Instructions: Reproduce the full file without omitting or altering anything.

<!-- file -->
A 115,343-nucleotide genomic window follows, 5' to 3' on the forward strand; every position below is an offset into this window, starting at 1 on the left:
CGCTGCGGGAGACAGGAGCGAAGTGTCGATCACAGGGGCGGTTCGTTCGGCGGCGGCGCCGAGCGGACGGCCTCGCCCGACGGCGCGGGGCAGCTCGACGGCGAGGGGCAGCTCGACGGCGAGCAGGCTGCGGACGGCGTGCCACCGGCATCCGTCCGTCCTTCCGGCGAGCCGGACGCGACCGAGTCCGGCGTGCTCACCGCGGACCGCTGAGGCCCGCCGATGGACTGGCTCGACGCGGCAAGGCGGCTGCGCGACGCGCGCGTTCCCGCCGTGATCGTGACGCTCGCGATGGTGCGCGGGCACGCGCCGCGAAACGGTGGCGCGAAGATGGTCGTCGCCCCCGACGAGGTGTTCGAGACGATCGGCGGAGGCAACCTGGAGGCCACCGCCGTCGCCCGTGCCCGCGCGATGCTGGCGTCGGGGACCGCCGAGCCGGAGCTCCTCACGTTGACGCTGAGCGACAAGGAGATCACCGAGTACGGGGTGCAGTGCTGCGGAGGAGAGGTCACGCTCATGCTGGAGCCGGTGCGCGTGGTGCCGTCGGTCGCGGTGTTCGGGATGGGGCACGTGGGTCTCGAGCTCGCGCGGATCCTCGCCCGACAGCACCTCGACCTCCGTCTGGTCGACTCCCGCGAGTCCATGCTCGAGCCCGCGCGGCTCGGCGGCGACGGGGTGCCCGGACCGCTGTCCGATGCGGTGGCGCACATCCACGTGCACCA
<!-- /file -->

A 115,343-nucleotide genomic window follows, 5' to 3' on the forward strand; every position below is an offset into this window, starting at 1 on the left:
CGCTGCGGGAGACAGGAGCGAAGTGTCGATCACAGGGGCGGTTCGTTCGGCGGCGGCGCCGAGCGGACGGCCTCGCCCGACGGCGCGGGGCAGCTCGACGGCGAGGGGCAGCTCGACGGCGAGCAGGCTGCGGACGGCGTGCCACCGGCATCCGTCCGTCCTTCCGGCGAGCCGGACGCGACCGAGTCCGGCGTGCTCACCGCGGACCGCTGAGGCCCGCCGATGGACTGGCTCGACGCGGCAAGGCGGCTGCGCGACGCGCGCGTTCCCGCCGTGATCGTGACGCTCGCGATGGTGCGCGGGCACGCGCCGCGAAACGGTGGCGCGAAGATGGTCGTCGCCCCCGACGAGGTGTTCGAGACGATCGGCGGAGGCAACCTGGAGGCCACCGCCGTCGCCCGTGCCCGCGCGATGCTGGCGTCGGGGACCGCCGAGCCGGAGCTCCTCACGTTGACGCTGAGCGACAAGGAGATCACCGAGTACGGGGTGCAGTGCTGCGGAGGAGAGGTCACGCTCATGCTGGAGCCGGTGCGCGTGGTGCCGTCGGTCGCGGTGTTCGGGATGGGGCACGTGGGTCTCGAGCTCGCGCGGATCCTCGCCCGACAGCACCTCGACCTCCGTCTGGTCGACTCCCGCGAGTCCATGCTCGAGCCCGCGCGGCTCGGCGGCGACGGGGTGCCCGGACCGCTGTCCGATGCGGTGGCGCACATCCACGTGCACCA